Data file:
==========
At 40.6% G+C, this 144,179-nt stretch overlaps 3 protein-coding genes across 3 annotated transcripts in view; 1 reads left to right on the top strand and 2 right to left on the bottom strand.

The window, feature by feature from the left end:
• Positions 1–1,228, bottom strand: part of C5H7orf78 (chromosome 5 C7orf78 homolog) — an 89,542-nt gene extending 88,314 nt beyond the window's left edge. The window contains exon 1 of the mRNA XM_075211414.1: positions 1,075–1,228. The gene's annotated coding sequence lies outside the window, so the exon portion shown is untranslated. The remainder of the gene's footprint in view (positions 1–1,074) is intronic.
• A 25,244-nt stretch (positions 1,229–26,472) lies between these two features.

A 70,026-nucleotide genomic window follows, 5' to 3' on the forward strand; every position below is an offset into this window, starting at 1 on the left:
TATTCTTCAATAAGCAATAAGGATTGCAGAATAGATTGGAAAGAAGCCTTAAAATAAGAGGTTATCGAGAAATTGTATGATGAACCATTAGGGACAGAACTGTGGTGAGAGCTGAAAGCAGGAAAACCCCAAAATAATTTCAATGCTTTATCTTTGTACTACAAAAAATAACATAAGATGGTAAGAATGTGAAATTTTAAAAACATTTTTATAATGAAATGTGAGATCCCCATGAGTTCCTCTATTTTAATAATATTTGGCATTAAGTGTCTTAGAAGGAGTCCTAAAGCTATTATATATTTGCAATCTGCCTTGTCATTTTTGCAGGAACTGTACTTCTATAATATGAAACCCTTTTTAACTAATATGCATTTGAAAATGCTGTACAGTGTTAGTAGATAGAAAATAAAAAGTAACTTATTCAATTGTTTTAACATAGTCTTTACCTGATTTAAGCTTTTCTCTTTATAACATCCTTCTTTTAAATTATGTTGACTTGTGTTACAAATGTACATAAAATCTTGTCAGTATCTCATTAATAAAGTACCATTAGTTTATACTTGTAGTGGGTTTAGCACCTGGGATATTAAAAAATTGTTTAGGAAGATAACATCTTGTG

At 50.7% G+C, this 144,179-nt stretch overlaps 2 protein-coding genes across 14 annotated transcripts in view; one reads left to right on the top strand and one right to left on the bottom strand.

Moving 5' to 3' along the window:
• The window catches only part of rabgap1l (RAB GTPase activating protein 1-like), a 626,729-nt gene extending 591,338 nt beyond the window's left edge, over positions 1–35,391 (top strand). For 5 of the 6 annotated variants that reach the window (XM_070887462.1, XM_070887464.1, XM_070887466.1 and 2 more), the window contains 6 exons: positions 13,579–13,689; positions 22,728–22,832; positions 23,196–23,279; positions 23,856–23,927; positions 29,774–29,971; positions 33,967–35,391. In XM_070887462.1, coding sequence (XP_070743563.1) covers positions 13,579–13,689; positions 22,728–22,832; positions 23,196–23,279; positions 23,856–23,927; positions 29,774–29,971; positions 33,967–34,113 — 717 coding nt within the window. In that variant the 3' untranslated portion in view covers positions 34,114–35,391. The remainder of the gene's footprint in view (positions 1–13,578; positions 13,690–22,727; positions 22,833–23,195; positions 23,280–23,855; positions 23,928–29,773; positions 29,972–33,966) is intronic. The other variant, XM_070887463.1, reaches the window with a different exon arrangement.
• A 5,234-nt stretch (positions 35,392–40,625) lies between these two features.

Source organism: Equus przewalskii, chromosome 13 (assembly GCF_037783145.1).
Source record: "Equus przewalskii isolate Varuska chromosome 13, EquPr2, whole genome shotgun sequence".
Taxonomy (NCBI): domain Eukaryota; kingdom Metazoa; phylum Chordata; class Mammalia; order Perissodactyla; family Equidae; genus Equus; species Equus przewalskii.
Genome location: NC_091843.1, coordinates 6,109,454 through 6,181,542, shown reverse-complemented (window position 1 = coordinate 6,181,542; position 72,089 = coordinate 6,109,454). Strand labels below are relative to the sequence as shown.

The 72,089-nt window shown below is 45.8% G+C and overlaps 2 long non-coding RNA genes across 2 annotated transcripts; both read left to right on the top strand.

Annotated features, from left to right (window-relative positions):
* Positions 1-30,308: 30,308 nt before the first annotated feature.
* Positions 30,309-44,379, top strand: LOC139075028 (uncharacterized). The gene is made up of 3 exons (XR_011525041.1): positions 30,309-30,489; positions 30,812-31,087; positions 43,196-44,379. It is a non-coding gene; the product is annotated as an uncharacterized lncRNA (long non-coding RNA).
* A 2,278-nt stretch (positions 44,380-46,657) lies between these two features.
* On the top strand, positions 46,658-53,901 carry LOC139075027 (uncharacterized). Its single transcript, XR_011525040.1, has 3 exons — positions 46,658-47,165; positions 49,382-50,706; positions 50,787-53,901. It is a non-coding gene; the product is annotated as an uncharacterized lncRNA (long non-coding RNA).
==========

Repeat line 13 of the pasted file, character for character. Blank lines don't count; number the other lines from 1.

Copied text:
Taxonomy (NCBI): domain Eukaryota; kingdom Metazoa; phylum Chordata; class Mammalia; order Perissodactyla; family Equidae; genus Equus; species Equus przewalskii.